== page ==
Largest-ever Ozone Hole over Antarctica

Largest-ever Ozone Hole over Antarctica

A NASA instrument has detected an Antarctic ozone "hole" (what scientists call an "ozone depletion area") that is three times larger than the entire land mass of the United States—the largest such area ever observed.

The "hole" expanded to a record size of approximately 11 million square miles (28.3 million square kilometers) on Sept. 3, 2000. The previous record was approximately 10.5 million square miles (27.2 million square km) on Sept. 19, 1998.

The ozone hole's size currently has stabilized, but the low levels in its interior continue to fall. The lowest readings in the ozone hole are typically observed in late September or early October each year.

"These observations reinforce concerns about the frailty of Earth's ozone layer. Although production of ozone-destroying gases has been curtailed under international agreements, concentrations of the gases in the stratosphere are only now reaching their peak. Due to their long persistence in the atmosphere, it will be many decades before the ozone hole is no longer an annual occurrence," said Dr. Michael J. Kurylo, manager of the Upper Atmosphere Research Program, NASA Headquarters, Washington, DC.

Ozone molecules, made up of three atoms of oxygen, comprise a thin layer of the atmosphere that absorbs harmful ultraviolet radiation from the Sun. Most atmospheric ozone is found between approximately six miles (9.5 km) and 18 miles (29 km) above the Earth's surface.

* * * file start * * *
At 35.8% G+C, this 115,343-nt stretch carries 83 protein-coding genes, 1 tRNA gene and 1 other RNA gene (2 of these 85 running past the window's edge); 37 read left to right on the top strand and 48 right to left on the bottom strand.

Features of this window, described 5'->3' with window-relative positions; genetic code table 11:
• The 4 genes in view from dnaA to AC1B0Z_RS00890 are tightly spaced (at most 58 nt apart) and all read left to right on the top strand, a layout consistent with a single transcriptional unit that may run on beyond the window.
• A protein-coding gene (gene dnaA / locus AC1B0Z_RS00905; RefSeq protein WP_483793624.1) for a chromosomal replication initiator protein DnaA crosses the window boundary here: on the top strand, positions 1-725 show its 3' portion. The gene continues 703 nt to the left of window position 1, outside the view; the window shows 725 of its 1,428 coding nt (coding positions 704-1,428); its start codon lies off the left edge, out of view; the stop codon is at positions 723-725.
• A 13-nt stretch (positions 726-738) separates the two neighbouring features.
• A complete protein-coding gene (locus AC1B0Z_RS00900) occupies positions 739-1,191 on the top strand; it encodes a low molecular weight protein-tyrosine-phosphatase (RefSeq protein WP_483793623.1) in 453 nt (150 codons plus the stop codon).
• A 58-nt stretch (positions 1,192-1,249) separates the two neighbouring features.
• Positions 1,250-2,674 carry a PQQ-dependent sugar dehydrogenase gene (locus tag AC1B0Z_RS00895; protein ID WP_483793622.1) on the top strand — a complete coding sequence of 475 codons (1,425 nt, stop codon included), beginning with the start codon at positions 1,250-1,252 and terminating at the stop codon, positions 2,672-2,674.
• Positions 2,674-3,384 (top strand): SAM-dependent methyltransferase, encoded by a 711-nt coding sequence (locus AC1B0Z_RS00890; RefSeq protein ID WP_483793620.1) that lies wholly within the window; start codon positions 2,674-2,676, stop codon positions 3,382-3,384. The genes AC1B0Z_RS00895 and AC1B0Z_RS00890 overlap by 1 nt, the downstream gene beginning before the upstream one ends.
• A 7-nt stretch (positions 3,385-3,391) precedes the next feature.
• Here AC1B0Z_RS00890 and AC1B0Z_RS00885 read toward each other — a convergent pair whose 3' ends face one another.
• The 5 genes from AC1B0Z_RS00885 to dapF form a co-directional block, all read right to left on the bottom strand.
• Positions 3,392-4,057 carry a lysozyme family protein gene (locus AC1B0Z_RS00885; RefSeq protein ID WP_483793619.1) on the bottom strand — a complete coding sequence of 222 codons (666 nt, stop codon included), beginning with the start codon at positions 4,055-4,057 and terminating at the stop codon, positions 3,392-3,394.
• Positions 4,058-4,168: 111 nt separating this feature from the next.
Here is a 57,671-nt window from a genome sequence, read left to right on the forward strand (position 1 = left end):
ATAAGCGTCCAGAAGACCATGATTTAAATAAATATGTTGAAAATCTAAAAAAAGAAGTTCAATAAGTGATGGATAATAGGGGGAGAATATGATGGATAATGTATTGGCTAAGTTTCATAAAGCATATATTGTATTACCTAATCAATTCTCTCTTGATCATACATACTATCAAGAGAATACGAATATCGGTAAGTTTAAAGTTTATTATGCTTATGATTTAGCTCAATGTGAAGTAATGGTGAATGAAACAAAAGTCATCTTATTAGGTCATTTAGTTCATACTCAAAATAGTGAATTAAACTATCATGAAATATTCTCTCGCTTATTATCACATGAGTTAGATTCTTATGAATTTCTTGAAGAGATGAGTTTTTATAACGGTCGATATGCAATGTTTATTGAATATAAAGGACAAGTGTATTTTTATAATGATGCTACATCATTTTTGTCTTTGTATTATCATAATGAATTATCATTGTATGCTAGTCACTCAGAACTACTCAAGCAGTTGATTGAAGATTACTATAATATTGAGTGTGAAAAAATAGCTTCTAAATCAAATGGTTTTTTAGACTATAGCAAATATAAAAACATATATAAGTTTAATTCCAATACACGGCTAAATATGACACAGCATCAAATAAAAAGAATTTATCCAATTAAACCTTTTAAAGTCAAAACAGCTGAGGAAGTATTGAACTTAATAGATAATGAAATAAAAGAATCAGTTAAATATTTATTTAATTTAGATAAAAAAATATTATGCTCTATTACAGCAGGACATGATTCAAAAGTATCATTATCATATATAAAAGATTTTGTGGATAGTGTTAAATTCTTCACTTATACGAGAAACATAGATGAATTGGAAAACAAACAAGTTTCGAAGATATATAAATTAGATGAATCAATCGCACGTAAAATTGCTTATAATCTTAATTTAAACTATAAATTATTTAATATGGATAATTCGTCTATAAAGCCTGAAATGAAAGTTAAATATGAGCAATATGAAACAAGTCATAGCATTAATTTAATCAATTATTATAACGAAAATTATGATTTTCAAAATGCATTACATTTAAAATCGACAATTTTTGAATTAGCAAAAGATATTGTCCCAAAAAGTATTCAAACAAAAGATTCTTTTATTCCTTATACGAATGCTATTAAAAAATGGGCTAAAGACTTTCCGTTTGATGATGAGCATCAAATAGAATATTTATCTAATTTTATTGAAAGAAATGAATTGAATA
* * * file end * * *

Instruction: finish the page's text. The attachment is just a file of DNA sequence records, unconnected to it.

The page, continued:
Scientists continuing to investigate this enormous hole are somewhat surprised by its size. The reasons behind the dimensions involve both early-spring conditions, and an extremely intense Antarctic vortex. The Antarctic vortex is an upper-altitude stratospheric air current that sweeps around the Antarctic continent, confining the Antarctic ozone hole.

"Variations in the size of the ozone hole and of ozone depletion accompanying it from one year to the next are not unexpected," said Dr. Jack Kaye, Office of Earth Sciences Research Director, NASA Headquarters. "At this point we can only wait to see how the ozone hole will evolve in the coming few months and see how the year's hole compares in all respects to those of previous years."

"Discoveries like these demonstrate the value of our long-term commitment to providing key observations to the scientific community," said Dr. Ghassem Asrar, Associate Administrator for NASA's Office of Earth Sciences at Headquarters. "We will soon launch QuickTOMS and Aura, two spacecraft that will continue to gather these important data."

The measurements released today were obtained using the Total Ozone Mapping Spectrometer (TOMS) instrument aboard NASA's Earth Probe (TOMS-EP) satellite. NASA instruments have been measuring Antarctic ozone levels since the early 1970s. Since the discovery of the ozone "hole" in 1985, TOMS has been a key instrument for monitoring ozone levels over the Earth.

TOMS ozone data and more pictures are available at:

TOMS-EP and other ozone-measurement programs are important parts of a global environmental effort of NASA's Earth Science enterprise, a long-term research program designed to study Earth's land, oceans, atmosphere, ice and life as a total integrated system.

For more information about ozone and ozone loss, visit: Ozone in the Stratosphere.

Image courtesy the TOMS science team & and the Scientific Visualization Studio, NASA GSFC